There are only a handful of sci-fi flicks that manage to break free of the mold envisioned by Steven Spielberg, who has been regarded as the grandfather of the genre. His singular sense of wonderment is impossible to ignore in films that, no matter how deviant of cliché they are, so clearly echo that aesthetic. Though it is a joy to see that Spielbergian flare shine through the heady efforts of new filmmakers, that excitement comes with a longing for something altogether new. Leave it to Denis Villeneuve, the French-Canadian maestro behind “Prisoners,” “Enemy” and “Sicario” (three of the greatest films I’ve seen in the past few years), to bring us that which we have longed to see, but didn’t know we wanted to see (and, in light of recent events, it turns out we need to see it). “Arrival” does showcase the age-old concept of extra-terrestrial beings coming to Earth for unknown purposes, but Villeneuve and screenwriter Eric Heisserer - based on Ted Chiang’s “Story of Your Life” - use it as a template to explore the intensely intimate drama of a woman plagued by memory, as well as the nature of language and communication amidst troubling times. It is the most life-affirming sci-fi think piece since “Interstellar.”
When 12 monolithic UFOs, dubbed “Shells," touch down across the globe, expert linguist Louise Banks (Amy Adams) is recruited to lead a special team in communicating with the beings aboard one Shell that has stopped over Montana. Also on the team is theoretical physicist Ian Connelly (Jeremy Renner), who works closely with Louise to decipher the aliens’ cryptic language and figure out why they have come to Earth before the US Army and other international powers take fearful action against the exta-terrestrial visitors. As Louise and the team labor over how to effectively communicate with the aliens, eventually called "Heptapods," she also faces the unbearable challenge of coping with memories of her dead daughter in the process.
As with Villeneuve’s previous work, there is an overt precision and stillness to “Arrival” that slows the effort, but not to a glacial pace. He isn’t as interested in showing us methodically crafted images for their sheer beauty and depth of meaning as he is in allowing us to examine every piece of the film’s puzzle as they fall into place by the time the head-spinning, heart-melting climax rolls around. The whole thing flows so perfectly that nearly any sense of a three-act structure dissipates as you watch the beauty of this enigmatic piece of science fiction unfold. Though the middle of the film loses a bit of steam, Villeneuve and cinematographer Bradford Young (“Selma”) treat us to dazzling sights and sounds throughout. Humans have come into contact with aliens in film more times than one can probably remember, but it’s hard to recall a film that combines both the wonder and unease of meeting otherworldly visitors to such an intense degree. Young’s impeccable camerawork coupled with a haunting score from Jóhann Jóhannsson creates the kind of sci-fi magic that is too rarely seen in Hollywood today.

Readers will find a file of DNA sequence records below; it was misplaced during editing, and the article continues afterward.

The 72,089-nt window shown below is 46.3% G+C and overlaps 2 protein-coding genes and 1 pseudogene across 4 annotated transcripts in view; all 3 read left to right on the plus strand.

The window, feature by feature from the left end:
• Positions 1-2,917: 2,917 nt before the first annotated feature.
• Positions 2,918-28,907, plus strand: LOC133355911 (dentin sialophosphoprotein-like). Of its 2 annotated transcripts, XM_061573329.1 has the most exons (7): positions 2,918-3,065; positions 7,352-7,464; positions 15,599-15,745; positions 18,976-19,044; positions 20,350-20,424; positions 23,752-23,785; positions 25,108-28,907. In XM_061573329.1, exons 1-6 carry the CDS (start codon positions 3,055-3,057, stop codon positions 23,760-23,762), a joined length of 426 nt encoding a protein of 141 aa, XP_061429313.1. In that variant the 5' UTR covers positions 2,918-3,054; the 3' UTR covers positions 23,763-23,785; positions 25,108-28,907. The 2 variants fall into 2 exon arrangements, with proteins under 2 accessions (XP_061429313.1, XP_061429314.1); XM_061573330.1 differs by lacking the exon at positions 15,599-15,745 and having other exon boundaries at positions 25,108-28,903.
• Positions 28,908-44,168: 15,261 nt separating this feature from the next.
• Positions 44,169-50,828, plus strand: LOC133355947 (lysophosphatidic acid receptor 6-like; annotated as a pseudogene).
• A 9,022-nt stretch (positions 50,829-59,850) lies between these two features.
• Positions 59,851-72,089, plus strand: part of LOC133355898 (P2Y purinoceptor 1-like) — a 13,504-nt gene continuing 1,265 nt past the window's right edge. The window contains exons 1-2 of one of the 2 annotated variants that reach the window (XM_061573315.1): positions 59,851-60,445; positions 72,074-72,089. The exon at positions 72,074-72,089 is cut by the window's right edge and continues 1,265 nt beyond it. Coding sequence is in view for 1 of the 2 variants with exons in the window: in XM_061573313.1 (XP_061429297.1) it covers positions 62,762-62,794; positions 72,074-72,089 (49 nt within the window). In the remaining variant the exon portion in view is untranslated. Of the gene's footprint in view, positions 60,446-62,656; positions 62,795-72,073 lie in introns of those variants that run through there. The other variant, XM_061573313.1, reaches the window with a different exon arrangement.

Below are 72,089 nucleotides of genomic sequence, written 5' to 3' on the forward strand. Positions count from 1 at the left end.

Aliens have not been this captivating on a conceptual level in years, but the true focus of “Arrival” is Louise and her existential journey to break language barriers and heal emotional wounds. Adams is as terrific as ever, but her performance here is unlike anything she has done in the past. Her head is often heavy with sadness, but her melancholy is balanced with a genuine awe of her surroundings. Talking and reacting to thin air that will be replaced with CG creatures seems so easy when she does it. The other actors, particularly Renner, are all great too, but “Arrival” is essentially a one-woman show, and Adams is more than up to the challenge of carrying the film’s brainy themes and emotional weight on her shoulders.
The threat of violence looms in the air from the moment news anchors announce the appearance of the Shells, but unlike other alien-interaction flicks, the boiling tensions among world leaders and militaries, who are represented as men of action rather than defenders of nations, is kept in the background for most of the film. Popular science fiction too often finds excuses to get the two species to square off against each other, so it is incredibly refreshing to see an escalating conflict take the backseat to a story where communication is priority number one when trying to reason with one another. This is what makes “Arrival” as timely as it is timeless. In an age where cinematic action and taking action in the real world dominate the cultural zeitgeist, Villeneuve’s film stands as a beacon of hope for all of humanity, reminding us that if we are to work together towards a better tomorrow, communication and understanding will ultimately get us there.